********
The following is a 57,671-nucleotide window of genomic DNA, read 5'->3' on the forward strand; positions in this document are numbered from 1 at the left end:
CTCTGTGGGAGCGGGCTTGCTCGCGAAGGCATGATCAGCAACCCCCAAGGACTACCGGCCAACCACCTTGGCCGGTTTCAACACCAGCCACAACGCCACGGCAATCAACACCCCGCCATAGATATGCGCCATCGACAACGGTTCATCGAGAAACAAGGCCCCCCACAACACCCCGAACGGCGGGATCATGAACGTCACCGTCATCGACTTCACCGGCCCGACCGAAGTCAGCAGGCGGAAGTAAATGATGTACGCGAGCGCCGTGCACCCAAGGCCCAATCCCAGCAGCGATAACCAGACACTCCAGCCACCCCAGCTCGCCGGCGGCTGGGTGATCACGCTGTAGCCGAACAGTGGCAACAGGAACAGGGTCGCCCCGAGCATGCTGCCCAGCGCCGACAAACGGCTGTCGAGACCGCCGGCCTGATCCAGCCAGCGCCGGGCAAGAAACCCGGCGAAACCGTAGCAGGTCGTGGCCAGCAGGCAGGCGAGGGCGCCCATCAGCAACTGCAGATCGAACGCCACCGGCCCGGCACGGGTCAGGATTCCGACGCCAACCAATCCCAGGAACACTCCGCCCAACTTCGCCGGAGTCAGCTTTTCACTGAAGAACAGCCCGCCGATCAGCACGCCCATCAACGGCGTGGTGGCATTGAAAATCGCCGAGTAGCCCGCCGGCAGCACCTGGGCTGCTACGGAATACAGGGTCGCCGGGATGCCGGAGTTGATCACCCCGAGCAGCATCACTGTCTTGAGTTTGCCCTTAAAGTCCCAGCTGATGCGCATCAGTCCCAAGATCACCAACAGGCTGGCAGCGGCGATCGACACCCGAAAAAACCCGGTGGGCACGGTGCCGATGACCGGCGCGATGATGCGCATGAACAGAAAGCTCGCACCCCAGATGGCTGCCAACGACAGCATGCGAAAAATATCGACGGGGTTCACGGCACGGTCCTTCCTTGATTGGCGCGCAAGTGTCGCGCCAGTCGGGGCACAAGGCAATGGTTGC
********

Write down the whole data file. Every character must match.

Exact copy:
The following is a 57,671-nucleotide window of genomic DNA, read 5'->3' on the forward strand; positions in this document are numbered from 1 at the left end:
CTCTGTGGGAGCGGGCTTGCTCGCGAAGGCATGATCAGCAACCCCCAAGGACTACCGGCCAACCACCTTGGCCGGTTTCAACACCAGCCACAACGCCACGGCAATCAACACCCCGCCATAGATATGCGCCATCGACAACGGTTCATCGAGAAACAAGGCCCCCCACAACACCCCGAACGGCGGGATCATGAACGTCACCGTCATCGACTTCACCGGCCCGACCGAAGTCAGCAGGCGGAAGTAAATGATGTACGCGAGCGCCGTGCACCCAAGGCCCAATCCCAGCAGCGATAACCAGACACTCCAGCCACCCCAGCTCGCCGGCGGCTGGGTGATCACGCTGTAGCCGAACAGTGGCAACAGGAACAGGGTCGCCCCGAGCATGCTGCCCAGCGCCGACAAACGGCTGTCGAGACCGCCGGCCTGATCCAGCCAGCGCCGGGCAAGAAACCCGGCGAAACCGTAGCAGGTCGTGGCCAGCAGGCAGGCGAGGGCGCCCATCAGCAACTGCAGATCGAACGCCACCGGCCCGGCACGGGTCAGGATTCCGACGCCAACCAATCCCAGGAACACTCCGCCCAACTTCGCCGGAGTCAGCTTTTCACTGAAGAACAGCCCGCCGATCAGCACGCCCATCAACGGCGTGGTGGCATTGAAAATCGCCGAGTAGCCCGCCGGCAGCACCTGGGCTGCTACGGAATACAGGGTCGCCGGGATGCCGGAGTTGATCACCCCGAGCAGCATCACTGTCTTGAGTTTGCCCTTAAAGTCCCAGCTGATGCGCATCAGTCCCAAGATCACCAACAGGCTGGCAGCGGCGATCGACACCCGAAAAAACCCGGTGGGCACGGTGCCGATGACCGGCGCGATGATGCGCATGAACAGAAAGCTCGCACCCCAGATGGCTGCCAACGACAGCATGCGAAAAATATCGACGGGGTTCACGGCACGGTCCTTCCTTGATTGGCGCGCAAGTGTCGCGCCAGTCGGGGCACAAGGCAATGGTTGC